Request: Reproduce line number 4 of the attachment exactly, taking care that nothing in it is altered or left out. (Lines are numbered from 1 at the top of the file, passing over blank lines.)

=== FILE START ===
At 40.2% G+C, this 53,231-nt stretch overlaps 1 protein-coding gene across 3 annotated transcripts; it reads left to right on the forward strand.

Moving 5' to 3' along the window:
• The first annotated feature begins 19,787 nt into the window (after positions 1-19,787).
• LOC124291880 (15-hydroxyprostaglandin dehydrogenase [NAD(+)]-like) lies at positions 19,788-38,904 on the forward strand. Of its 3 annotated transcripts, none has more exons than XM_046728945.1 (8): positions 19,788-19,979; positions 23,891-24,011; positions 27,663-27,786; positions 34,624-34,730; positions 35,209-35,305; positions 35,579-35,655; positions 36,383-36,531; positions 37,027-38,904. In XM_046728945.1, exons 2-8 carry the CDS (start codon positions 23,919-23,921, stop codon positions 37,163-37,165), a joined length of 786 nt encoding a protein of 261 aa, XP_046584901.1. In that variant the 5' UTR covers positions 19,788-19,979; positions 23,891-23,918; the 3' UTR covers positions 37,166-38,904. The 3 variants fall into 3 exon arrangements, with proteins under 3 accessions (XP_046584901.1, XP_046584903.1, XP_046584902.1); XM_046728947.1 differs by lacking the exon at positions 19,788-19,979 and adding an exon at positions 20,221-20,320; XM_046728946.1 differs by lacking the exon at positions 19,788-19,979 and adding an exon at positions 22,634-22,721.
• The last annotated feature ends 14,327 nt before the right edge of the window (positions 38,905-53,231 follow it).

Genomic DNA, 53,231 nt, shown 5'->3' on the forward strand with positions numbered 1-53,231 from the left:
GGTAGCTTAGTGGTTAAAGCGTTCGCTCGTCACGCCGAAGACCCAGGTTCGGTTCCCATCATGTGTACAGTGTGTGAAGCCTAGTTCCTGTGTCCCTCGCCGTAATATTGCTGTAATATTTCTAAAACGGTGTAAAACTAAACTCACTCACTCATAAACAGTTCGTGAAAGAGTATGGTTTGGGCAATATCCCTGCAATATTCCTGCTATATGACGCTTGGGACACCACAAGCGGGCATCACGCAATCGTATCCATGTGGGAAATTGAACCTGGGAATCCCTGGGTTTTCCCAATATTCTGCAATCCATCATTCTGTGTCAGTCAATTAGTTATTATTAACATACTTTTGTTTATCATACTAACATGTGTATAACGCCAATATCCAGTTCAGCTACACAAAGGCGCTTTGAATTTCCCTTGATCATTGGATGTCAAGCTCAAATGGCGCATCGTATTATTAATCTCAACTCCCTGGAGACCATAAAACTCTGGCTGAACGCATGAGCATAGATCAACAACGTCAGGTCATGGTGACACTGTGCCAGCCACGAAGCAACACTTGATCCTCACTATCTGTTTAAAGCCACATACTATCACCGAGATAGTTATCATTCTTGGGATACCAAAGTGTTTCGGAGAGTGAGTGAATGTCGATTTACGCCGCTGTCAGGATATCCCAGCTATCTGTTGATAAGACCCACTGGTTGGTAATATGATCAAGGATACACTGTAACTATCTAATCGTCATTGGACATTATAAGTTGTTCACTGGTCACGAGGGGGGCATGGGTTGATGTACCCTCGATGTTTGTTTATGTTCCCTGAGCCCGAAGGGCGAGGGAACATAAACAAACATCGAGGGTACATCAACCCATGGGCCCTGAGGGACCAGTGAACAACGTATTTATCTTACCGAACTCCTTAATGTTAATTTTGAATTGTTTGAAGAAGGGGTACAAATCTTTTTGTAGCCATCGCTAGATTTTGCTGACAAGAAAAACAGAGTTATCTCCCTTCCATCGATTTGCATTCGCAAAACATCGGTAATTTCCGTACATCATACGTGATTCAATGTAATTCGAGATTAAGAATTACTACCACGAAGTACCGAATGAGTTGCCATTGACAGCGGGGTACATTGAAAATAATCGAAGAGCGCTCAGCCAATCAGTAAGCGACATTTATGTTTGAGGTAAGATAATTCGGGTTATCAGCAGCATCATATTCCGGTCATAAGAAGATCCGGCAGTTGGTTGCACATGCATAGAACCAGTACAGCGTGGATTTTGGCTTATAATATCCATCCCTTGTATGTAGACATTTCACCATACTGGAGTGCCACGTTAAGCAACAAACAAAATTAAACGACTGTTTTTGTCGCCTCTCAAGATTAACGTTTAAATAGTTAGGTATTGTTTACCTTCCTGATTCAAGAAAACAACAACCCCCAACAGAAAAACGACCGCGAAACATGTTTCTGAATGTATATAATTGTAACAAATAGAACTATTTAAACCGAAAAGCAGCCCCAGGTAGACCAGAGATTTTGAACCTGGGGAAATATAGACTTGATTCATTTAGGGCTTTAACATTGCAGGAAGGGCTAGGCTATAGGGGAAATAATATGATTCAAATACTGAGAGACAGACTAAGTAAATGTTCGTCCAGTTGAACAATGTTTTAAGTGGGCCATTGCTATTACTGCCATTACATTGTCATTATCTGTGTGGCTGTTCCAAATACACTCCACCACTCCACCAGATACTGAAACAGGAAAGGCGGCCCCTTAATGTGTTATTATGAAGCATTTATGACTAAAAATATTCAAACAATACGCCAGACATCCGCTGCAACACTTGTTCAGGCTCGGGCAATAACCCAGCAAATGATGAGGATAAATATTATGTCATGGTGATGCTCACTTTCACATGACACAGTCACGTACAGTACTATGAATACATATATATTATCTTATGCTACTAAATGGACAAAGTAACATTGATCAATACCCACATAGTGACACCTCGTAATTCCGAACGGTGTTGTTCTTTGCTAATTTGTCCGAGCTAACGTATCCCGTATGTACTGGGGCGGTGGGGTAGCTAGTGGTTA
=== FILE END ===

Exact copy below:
• LOC124291880 (15-hydroxyprostaglandin dehydrogenase [NAD(+)]-like) lies at positions 19,788-38,904 on the forward strand. Of its 3 annotated transcripts, none has more exons than XM_046728945.1 (8): positions 19,788-19,979; positions 23,891-24,011; positions 27,663-27,786; positions 34,624-34,730; positions 35,209-35,305; positions 35,579-35,655; positions 36,383-36,531; positions 37,027-38,904. In XM_046728945.1, exons 2-8 carry the CDS (start codon positions 23,919-23,921, stop codon positions 37,163-37,165), a joined length of 786 nt encoding a protein of 261 aa, XP_046584901.1. In that variant the 5' UTR covers positions 19,788-19,979; positions 23,891-23,918; the 3' UTR covers positions 37,166-38,904. The 3 variants fall into 3 exon arrangements, with proteins under 3 accessions (XP_046584901.1, XP_046584903.1, XP_046584902.1); XM_046728947.1 differs by lacking the exon at positions 19,788-19,979 and adding an exon at positions 20,221-20,320; XM_046728946.1 differs by lacking the exon at positions 19,788-19,979 and adding an exon at positions 22,634-22,721.